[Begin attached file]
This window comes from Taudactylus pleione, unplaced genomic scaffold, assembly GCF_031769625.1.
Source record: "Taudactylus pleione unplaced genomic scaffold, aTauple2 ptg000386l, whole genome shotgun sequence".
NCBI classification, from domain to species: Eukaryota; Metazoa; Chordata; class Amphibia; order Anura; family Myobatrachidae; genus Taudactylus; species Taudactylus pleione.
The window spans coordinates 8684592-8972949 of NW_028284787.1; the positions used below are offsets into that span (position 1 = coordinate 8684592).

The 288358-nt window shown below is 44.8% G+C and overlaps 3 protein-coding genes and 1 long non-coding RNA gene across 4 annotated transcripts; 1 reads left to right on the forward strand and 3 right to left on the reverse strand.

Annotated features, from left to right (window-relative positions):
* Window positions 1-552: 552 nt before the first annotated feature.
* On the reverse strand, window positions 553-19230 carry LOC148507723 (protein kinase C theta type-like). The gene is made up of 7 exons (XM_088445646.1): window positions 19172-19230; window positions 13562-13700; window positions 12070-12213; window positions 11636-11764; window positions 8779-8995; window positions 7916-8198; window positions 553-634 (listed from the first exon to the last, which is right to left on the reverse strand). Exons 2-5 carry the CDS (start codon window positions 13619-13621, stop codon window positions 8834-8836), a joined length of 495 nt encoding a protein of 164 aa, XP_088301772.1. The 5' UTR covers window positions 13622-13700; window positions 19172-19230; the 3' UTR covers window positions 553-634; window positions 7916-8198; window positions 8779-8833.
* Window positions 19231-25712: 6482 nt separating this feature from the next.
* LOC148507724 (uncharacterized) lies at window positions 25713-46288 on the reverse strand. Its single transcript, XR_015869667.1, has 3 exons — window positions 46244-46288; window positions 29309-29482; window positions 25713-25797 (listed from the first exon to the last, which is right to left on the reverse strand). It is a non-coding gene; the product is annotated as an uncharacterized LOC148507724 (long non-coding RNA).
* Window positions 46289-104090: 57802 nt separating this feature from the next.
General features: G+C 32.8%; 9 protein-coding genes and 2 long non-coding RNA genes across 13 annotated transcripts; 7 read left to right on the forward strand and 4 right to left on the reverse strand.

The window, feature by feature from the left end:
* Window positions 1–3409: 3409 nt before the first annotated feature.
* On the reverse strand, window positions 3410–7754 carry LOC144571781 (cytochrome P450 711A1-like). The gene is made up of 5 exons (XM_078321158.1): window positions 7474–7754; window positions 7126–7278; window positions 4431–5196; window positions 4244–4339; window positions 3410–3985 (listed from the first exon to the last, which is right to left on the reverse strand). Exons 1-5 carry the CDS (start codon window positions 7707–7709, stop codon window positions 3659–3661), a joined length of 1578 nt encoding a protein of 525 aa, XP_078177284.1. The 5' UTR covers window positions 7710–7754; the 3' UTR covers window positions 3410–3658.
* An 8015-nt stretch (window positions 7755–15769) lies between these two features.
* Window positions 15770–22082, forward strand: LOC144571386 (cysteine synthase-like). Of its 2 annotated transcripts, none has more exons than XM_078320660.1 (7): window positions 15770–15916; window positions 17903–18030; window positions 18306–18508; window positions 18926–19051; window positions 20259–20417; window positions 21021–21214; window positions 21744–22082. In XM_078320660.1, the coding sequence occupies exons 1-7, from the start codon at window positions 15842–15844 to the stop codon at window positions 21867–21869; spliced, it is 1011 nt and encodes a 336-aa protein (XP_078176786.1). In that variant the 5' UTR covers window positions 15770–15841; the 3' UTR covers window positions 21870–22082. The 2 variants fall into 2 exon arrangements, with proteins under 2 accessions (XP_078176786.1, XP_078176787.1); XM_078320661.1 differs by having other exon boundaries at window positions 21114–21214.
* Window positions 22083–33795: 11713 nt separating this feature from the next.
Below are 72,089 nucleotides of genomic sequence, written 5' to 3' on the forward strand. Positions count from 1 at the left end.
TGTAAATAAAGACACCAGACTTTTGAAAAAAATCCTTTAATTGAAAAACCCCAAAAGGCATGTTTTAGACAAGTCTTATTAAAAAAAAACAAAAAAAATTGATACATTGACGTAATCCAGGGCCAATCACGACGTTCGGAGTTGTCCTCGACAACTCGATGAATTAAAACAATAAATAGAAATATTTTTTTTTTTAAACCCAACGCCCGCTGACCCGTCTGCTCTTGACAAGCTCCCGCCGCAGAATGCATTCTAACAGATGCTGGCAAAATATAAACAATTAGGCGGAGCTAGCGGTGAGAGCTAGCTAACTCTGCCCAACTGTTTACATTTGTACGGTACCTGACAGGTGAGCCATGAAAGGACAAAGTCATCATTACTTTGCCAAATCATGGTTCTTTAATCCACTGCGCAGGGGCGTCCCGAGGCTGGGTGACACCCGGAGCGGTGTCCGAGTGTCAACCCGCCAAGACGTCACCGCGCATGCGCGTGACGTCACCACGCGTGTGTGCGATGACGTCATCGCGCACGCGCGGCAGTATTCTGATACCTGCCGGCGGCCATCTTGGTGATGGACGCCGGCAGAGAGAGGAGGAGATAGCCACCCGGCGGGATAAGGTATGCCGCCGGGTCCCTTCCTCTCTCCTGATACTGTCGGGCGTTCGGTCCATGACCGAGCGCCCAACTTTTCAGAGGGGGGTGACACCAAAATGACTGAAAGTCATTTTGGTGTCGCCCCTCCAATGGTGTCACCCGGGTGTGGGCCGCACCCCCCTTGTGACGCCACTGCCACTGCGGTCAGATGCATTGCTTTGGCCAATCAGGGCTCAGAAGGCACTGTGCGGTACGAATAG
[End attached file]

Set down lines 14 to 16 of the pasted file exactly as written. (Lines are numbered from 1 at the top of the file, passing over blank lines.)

* Window positions 1–3409: 3409 nt before the first annotated feature.
* On the reverse strand, window positions 3410–7754 carry LOC144571781 (cytochrome P450 711A1-like). The gene is made up of 5 exons (XM_078321158.1): window positions 7474–7754; window positions 7126–7278; window positions 4431–5196; window positions 4244–4339; window positions 3410–3985 (listed from the first exon to the last, which is right to left on the reverse strand). Exons 1-5 carry the CDS (start codon window positions 7707–7709, stop codon window positions 3659–3661), a joined length of 1578 nt encoding a protein of 525 aa, XP_078177284.1. The 5' UTR covers window positions 7710–7754; the 3' UTR covers window positions 3410–3658.
* An 8015-nt stretch (window positions 7755–15769) lies between these two features.